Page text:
Reporter:  Dr. Taylor says self doubt is typical.

There's no question that they experience self doubt, but they have made a conscious decision that to be a woman and to live a fulfilled life, having a child doesn't necessarily have to be a factor in that.

Reporter:  a feeling she agrees with.

I would love to get married. I would love to have a life partner. I think there's a difference between two adults consciously choosing to spend their lives together versus two adults deciding to bring a third person into the situation.

Sarah brokaw is now with us this morning along with Laura Scott who wrote the book "Two is enough", a couple's guide to living childless by choice." good morning.

Good morning.
Let's start with you and ask you about this idea. What are the stereotypes that you think need to be overcome today?

Well, there's the stereotype, as we mentioned, that you're motivated by selfishness, that you're sort of cold, heartless, and that, you know, you really are not focused on the common good that you're focused entirely on your own self, self value. so that is really one of the issues. the other thing is there is the assumption that you're going to change your mind, that this is some kind of phase that you're going through, that, you know, you're going to hit a wall, that hormonal combustion at 35 or 36 and all of a sudden you're going to change your mind and everything you've chosen for yourself.

And you hear a lot about this in your practice.

i do. i also hear, it's interesting that you're saying that because i think there is a mixture of women that i get in my practice, i think there are a lot of women who do not necessarily want to have kids but they don't know what their calling is. there's the other group of women who would like to have children but they've had a great amount of difficulty. so it's interesting to get both.

All right. so, we have all met people who maybe shouldn't have become parents, okay?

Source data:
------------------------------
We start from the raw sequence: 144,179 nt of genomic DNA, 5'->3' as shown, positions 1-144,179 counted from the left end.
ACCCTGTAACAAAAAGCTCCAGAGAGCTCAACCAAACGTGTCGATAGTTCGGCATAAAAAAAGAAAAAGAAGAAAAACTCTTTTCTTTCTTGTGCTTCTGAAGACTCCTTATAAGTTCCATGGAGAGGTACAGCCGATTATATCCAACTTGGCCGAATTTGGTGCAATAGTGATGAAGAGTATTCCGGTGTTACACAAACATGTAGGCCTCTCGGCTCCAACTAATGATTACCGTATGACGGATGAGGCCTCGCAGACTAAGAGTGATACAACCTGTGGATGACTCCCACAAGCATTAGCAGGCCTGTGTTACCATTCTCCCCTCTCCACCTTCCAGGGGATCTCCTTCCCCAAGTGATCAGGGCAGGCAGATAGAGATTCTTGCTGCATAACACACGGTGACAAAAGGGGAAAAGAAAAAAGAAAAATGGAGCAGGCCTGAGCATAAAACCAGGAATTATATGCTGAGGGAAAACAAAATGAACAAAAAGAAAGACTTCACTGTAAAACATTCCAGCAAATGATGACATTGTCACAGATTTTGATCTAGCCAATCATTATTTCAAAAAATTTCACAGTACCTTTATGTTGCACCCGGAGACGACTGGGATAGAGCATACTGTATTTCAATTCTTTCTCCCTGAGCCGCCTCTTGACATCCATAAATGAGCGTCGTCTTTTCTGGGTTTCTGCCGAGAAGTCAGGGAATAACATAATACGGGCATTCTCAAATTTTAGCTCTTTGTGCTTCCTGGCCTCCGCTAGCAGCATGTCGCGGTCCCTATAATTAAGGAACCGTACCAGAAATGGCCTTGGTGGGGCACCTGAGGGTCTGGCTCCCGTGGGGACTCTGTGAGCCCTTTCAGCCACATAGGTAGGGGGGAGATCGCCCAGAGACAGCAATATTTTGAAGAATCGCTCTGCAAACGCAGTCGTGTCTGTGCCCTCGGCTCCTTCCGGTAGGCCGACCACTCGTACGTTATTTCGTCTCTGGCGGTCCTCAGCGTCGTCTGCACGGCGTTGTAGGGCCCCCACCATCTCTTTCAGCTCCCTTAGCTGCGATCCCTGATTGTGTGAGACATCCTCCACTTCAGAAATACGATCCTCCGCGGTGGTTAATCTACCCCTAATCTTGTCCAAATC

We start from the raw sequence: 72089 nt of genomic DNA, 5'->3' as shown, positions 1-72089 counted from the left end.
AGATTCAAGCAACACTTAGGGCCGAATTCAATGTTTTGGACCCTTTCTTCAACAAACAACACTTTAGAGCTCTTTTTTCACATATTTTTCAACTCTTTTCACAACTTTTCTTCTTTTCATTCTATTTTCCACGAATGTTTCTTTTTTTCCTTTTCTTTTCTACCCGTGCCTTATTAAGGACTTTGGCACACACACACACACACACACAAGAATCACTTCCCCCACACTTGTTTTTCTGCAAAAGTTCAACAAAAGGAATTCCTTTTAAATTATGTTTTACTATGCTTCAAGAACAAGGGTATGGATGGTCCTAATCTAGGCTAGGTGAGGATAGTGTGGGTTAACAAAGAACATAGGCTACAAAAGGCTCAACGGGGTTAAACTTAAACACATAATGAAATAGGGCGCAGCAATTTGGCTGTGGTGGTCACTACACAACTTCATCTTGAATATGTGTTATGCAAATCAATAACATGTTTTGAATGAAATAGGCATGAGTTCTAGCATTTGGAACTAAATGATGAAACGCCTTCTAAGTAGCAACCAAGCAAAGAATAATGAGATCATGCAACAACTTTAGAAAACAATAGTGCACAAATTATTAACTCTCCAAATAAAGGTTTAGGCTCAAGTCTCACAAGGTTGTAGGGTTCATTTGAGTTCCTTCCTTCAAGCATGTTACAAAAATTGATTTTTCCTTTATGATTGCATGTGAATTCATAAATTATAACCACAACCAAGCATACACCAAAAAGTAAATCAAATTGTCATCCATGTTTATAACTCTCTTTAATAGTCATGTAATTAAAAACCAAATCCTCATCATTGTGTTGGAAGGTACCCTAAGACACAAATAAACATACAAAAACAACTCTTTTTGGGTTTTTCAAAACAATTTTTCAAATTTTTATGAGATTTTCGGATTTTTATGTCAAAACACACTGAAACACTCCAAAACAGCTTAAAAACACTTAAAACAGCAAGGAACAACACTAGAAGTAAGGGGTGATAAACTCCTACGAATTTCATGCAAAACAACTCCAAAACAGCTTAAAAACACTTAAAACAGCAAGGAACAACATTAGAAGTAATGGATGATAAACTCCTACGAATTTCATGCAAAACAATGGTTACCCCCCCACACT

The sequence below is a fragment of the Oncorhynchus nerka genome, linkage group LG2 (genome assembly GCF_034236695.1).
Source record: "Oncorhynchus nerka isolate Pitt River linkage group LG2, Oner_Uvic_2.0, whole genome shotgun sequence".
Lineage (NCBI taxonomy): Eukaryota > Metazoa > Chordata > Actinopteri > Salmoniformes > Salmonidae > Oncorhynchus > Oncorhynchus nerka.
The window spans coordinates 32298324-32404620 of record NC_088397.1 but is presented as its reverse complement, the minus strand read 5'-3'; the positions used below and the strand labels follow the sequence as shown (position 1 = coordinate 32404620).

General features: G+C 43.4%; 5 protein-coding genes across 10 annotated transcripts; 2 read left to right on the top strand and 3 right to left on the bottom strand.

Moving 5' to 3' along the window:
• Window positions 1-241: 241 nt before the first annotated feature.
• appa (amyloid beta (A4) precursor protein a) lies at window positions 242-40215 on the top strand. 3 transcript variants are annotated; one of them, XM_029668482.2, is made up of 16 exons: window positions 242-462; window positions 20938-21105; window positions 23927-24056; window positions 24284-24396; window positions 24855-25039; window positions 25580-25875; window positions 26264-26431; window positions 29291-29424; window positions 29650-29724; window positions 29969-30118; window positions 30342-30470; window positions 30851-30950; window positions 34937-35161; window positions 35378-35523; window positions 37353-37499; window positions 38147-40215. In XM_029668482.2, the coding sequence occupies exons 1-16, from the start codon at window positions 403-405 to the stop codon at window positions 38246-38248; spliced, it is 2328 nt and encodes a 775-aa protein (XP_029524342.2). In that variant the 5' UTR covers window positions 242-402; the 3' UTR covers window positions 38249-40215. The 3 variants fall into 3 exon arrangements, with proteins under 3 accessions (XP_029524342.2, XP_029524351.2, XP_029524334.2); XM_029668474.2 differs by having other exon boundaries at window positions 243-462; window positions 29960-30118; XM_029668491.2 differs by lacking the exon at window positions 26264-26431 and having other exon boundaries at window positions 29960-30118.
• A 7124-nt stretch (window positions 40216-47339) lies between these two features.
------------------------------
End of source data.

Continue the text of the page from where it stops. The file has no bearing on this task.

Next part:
So maybe we should rethink how much we pressure people into having children.


So what is the road past these stereotypes based on your efforts to study this situation?

I think you really have to find out exactly what your role is going to be, because motherhood is -- some people might call it a calling but really it's a role, it's not a being. so i think we -- i coach women and couples on reproductive decision making. that's one of the things, what are your values, what is your role that you want to adopt and how do you want to go forward, because motherhood is not the only path to adulthood, maturity, fulfillment, purpose for life.

Exactly what is the road? if it's a road that we're not able to see, what is the road to the things we just heard Laura describe?

I think it's about women really figuring out where their energy levels are, what is their authentic voice telling them. and it may not be about mothering but it could be a calling that's related to children. that could be being a teacher, social worker, congresswomen, nurse practitioner, physician. they feel like what happens is that society looks at women as child bearers. and that's how we're supposed to define our success as women. we're not necessarily. i think there are other ways in which women can relate to children but it doesn't necessarily mean that they have to be moms.

All right. these are very good points. Thank you so much for giving us some sense, a greater clarity on this.

Fonte: NBC